Don’t lose yourself.
Recently, I came across a list of “Random Tips” for ball etiquette, written for military spouses. The entire list was three pages long — full of useful hints, yes, but largely interspersed with quips like, “Remember, the ball is not about you!” and “Don’t speak unless you’re formally introduced!”
While I appreciate the sentiment, I think this is incredibly telling about the traditional role of a military spouse: We’re expected to pipe down and dress the part and smile sweetly, all the time. This isn’t a realistic goal for anyone; there’s a time and a place to kick your manners into top gear, but this doesn’t mean compromising your personality, or your personal ambitions. (That’s why we LOVE the Military Spouse of the Year Program, because we get a voice!! Nominations are open right now > Check it out here)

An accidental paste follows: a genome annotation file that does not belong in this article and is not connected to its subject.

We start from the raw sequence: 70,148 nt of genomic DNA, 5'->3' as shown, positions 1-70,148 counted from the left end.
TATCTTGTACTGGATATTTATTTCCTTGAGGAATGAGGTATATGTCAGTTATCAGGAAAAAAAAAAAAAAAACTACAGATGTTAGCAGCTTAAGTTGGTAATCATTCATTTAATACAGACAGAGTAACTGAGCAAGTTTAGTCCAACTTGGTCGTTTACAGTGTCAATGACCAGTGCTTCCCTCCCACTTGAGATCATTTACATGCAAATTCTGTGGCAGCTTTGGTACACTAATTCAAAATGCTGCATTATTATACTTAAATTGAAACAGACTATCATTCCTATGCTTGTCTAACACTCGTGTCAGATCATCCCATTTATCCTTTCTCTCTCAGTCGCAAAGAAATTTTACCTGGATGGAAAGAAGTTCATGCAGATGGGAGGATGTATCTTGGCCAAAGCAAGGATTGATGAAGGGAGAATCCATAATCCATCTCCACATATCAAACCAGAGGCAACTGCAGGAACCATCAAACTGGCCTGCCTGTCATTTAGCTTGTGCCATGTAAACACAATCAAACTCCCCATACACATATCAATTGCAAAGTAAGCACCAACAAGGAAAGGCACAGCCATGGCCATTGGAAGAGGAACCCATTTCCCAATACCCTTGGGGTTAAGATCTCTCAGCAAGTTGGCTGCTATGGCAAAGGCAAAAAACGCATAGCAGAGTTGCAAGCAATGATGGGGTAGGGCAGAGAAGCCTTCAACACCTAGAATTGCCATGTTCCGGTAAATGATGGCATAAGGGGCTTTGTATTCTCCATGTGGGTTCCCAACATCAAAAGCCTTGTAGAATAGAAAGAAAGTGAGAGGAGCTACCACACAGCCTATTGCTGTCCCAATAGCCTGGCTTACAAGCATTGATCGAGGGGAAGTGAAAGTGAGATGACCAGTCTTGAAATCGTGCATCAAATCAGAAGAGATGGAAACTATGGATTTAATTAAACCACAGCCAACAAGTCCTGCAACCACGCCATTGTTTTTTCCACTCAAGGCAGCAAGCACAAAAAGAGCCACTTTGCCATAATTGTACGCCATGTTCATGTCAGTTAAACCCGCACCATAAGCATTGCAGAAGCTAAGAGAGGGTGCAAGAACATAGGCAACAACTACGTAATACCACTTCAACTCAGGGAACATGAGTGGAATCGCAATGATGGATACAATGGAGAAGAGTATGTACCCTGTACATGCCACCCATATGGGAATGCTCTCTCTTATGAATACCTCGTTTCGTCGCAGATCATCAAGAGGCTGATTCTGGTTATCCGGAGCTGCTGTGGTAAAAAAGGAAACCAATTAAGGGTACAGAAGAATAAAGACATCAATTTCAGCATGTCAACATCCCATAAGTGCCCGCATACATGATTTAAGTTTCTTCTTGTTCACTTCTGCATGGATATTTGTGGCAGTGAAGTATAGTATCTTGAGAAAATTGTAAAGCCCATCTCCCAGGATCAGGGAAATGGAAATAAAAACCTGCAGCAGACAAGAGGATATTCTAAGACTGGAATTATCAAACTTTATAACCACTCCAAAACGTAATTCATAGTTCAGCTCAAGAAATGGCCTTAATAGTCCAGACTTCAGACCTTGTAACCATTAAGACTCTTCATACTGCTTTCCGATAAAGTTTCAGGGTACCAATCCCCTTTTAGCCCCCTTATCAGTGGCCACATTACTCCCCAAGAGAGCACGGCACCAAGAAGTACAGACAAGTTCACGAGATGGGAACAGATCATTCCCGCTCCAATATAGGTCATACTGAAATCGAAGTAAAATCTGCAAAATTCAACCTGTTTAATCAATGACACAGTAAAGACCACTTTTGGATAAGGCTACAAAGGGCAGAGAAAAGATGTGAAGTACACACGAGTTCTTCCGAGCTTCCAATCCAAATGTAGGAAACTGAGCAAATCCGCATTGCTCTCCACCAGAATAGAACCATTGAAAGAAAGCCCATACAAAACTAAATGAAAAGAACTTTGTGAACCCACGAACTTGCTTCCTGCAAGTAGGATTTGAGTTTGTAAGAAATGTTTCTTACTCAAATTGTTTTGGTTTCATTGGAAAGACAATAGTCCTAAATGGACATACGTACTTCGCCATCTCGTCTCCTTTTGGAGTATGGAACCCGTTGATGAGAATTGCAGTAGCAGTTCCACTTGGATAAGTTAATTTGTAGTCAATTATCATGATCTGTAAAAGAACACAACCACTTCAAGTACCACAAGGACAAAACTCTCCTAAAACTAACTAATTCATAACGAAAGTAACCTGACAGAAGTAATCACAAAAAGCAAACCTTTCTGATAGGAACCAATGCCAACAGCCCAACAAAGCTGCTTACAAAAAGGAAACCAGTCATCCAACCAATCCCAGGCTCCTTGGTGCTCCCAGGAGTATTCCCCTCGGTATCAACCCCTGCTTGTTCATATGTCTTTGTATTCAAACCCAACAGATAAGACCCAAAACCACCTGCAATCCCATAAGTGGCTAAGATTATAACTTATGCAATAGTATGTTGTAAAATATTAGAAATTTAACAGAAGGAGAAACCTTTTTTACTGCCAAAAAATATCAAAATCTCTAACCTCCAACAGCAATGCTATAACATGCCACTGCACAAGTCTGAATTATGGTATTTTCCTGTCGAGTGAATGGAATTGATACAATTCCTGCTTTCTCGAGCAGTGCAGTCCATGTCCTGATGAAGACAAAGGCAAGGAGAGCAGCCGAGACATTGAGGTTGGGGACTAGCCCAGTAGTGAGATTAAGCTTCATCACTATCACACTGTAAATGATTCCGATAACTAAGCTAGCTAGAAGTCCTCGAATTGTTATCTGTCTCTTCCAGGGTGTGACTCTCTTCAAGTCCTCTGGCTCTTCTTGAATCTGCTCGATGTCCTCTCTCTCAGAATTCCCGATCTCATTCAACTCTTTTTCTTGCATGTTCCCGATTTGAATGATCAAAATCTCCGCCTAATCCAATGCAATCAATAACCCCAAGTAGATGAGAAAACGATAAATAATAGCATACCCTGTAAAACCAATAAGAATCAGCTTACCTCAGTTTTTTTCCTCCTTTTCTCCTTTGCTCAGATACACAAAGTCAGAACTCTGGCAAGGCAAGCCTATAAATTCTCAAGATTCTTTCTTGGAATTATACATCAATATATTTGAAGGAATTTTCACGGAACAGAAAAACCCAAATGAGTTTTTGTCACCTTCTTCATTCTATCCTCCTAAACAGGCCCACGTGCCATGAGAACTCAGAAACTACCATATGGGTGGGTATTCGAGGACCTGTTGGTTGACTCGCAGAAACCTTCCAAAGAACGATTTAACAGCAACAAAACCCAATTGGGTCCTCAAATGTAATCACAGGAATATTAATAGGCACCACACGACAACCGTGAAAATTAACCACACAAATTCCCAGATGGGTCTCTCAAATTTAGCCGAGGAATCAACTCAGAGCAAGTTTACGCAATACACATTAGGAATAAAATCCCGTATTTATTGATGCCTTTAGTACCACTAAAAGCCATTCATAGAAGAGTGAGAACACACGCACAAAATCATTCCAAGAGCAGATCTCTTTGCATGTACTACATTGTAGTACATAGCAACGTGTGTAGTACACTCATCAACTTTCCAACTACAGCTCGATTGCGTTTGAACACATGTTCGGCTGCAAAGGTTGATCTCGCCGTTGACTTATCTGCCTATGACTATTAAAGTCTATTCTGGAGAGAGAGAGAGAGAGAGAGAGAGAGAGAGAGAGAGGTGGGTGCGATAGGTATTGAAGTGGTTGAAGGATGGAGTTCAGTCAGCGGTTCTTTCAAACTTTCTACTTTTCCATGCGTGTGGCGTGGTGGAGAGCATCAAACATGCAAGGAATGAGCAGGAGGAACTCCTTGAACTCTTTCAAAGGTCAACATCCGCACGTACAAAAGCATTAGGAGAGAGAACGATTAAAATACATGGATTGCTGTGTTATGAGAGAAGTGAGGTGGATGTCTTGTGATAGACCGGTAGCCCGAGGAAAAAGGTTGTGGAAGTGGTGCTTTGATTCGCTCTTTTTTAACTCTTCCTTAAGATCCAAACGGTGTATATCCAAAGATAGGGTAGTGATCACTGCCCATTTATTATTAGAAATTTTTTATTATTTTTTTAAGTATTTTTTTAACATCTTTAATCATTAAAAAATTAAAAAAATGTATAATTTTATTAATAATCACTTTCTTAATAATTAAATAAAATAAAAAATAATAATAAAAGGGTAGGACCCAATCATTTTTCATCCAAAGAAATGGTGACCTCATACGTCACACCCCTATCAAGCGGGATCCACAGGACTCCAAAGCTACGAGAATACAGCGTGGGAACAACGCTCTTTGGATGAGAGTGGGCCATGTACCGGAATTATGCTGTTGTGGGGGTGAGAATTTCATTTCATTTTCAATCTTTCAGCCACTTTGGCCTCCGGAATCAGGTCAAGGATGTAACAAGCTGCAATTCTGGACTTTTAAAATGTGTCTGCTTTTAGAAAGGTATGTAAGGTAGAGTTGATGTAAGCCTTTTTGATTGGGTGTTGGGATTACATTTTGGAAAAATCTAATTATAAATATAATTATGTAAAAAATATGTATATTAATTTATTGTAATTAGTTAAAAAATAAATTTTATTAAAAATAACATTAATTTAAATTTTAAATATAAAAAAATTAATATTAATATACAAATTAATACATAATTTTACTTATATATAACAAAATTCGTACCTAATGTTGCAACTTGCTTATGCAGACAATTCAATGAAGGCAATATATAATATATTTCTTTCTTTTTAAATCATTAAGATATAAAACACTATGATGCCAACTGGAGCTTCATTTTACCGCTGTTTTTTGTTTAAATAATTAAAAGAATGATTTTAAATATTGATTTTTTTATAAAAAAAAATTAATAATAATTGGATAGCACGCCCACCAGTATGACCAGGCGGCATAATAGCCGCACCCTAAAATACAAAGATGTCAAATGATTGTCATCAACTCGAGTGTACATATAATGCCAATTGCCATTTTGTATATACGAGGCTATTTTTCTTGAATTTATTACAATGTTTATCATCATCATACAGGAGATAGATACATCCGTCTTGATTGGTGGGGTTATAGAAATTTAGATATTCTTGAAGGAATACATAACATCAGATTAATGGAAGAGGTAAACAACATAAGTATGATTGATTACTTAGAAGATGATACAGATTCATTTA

I won’t lie: I’m still young. Like most of my peers, I still like fizzy cocktails on the weekends, short shorts, and singing to bad pop music at the top of my lungs. At first, landing in a culture of book clubs and bunco seemed so much more like my Grandma’s cup of tea than my own.
While I ended up loving it, I made a huge effort to stay true to myself in the process. I’m friends with my husband’s coworkers and their wives. I work. I stand up for myself. I make bad jokes. I cuss. I’m exactly who I always was. And I’m infinitely happier because of it.